Chris Hedges' Indefinite Detention Lawsuit and the Struggle to Restore Our Civil Liberties

Posted March 26, 2014

MP3 Interview with Chris Hedges, Pulitzer Prize-winning journalist and author, conducted by Scott Harris


When President Obama signed the National Defense Authorization Act, or NDAA, on Dec. 31, 2011, civil liberties advocates were alarmed at several provisions within the legislation, particularly Section 1021, which empowers current and all future presidents to indefinitely imprison U.S. citizens and non-citizens who were either part of or “substantially supported al-Qaeda, the Taliban, or associated forces that are engaged in hostilities against the United States or its coalition partners." Persons accused under this provision can be held by the U.S. military indefinitely or transferred to any nation in the world, without charge, trial or access to an attorney.

A lawsuit challenging this measure was filed on Jan. 13, 2012, on behalf of seven plaintiffs contesting the legality of what they assert are unconstitutional provisions of the NDAA. Their plaintiffs in the case, known as “Hedges vs. Obama,” include former New York Times Pulitzer Prize-winning journalist Chris Hedges, Pentagon Papers whistleblower Daniel Ellsberg and America’s most well-known dissident and MIT linguist Noam Chomsky.

On Sept. 12, 2012, U.S. District Judge for the Southern District of New York, Katherine Forrest. issued a permanent injunction that barred the U.S. government from applying indefinite military detention to U.S. citizens. But the Obama administration appealed that decision to the U.S. Second Circuit Court of Appeals, which on July 17, 2013 overturned Judge Forrest’s permanent injunction, declaring that the plaintiffs lacked legal standing to challenge the indefinite detention powers specified in the NDAA. On Dec. 16, 2013, the plaintiffs appealed their case to the U.S. Supreme Court, where they hope to overturn congressional support of presidential powers to indefinitely detain suspected terrorists. Between The Lines’ Scott Harris spoke with journalist and author Chris Hedges, who provides an update on his case and talks about the urgency of restoring civil liberties lost since the 9/11 terrorist attacks.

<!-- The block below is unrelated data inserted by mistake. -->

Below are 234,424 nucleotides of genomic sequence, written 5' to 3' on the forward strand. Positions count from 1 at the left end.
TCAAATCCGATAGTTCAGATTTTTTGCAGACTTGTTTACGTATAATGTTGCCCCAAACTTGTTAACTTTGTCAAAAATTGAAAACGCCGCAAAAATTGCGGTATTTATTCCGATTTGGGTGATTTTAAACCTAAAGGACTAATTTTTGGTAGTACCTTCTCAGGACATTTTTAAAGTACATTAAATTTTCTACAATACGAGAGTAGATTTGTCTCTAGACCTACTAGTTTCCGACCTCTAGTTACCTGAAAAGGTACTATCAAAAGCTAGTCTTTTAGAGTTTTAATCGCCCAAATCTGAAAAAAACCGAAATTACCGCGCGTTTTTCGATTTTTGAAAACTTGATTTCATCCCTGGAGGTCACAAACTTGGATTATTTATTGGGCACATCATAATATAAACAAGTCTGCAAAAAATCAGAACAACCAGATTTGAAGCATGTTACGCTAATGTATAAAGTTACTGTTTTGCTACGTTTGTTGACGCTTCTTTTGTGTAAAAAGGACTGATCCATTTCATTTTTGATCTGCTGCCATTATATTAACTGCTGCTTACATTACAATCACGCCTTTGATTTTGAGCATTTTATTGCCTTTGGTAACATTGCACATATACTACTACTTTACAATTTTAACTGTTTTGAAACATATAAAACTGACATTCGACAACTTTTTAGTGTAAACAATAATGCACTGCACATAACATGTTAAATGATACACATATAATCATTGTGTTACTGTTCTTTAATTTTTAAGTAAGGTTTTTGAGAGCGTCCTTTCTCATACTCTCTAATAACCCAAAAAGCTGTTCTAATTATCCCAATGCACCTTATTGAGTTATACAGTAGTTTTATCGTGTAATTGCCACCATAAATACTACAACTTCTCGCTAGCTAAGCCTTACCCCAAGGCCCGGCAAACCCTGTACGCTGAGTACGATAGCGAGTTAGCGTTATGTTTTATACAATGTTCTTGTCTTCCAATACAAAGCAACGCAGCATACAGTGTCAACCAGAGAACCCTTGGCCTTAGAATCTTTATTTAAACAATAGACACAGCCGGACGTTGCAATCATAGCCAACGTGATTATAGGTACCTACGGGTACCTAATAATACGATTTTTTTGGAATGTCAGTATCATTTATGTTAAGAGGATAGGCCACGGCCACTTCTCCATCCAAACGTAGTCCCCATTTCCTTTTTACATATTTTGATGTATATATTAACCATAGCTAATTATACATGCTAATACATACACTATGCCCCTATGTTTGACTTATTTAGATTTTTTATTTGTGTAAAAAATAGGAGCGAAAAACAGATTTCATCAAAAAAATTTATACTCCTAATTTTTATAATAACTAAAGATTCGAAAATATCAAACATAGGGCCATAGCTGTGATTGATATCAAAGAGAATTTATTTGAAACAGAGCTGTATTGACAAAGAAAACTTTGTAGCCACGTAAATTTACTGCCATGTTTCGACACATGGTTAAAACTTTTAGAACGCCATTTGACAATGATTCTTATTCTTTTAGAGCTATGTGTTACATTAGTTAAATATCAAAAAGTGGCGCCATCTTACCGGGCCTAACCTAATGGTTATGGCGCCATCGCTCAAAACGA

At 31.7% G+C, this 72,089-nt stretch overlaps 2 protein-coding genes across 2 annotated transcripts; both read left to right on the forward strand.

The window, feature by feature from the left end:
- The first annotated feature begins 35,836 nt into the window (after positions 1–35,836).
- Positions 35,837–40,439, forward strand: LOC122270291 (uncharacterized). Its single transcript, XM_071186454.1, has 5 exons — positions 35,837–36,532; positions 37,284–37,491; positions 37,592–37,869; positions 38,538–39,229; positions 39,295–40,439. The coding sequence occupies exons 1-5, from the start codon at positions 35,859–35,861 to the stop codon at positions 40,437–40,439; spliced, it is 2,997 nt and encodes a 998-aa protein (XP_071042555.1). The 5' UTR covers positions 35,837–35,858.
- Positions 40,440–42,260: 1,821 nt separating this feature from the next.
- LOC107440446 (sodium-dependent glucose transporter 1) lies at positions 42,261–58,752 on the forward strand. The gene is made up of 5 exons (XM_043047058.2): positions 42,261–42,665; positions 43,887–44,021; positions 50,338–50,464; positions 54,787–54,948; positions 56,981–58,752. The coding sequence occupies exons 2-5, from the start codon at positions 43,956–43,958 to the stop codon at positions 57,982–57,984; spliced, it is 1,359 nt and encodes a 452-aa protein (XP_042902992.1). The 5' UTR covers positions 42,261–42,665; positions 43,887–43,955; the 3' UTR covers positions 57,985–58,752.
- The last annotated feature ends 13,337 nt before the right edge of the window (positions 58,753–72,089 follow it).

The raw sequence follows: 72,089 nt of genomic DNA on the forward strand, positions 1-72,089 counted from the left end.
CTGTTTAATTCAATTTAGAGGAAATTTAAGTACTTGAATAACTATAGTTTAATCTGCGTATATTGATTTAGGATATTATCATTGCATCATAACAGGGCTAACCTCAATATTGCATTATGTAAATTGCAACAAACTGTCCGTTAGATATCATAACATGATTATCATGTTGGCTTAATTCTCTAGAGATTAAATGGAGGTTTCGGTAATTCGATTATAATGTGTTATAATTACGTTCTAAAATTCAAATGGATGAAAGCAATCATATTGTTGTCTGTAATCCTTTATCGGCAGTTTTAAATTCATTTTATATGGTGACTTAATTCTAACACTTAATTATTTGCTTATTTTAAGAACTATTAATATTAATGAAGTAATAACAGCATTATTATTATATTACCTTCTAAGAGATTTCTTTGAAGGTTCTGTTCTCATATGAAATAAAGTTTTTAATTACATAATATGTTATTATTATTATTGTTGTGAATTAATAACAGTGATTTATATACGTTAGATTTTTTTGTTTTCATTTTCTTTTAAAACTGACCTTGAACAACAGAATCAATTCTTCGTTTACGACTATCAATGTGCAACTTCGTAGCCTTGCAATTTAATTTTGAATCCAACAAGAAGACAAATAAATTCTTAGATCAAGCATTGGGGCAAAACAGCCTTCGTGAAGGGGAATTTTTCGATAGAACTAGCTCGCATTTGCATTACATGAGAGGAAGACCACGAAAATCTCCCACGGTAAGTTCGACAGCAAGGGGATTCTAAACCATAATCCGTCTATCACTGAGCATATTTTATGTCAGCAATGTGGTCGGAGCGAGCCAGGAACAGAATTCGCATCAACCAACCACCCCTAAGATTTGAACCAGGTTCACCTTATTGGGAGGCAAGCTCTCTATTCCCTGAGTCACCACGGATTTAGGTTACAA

Chris Hedges' most recent book, co-written with cartoonist Joe Sacco, is titled, "Days of Destruction, Days of Revolt." Find more news and analysis on indefinite detention and NSA dragnet surveillance at Stop The NDAA at

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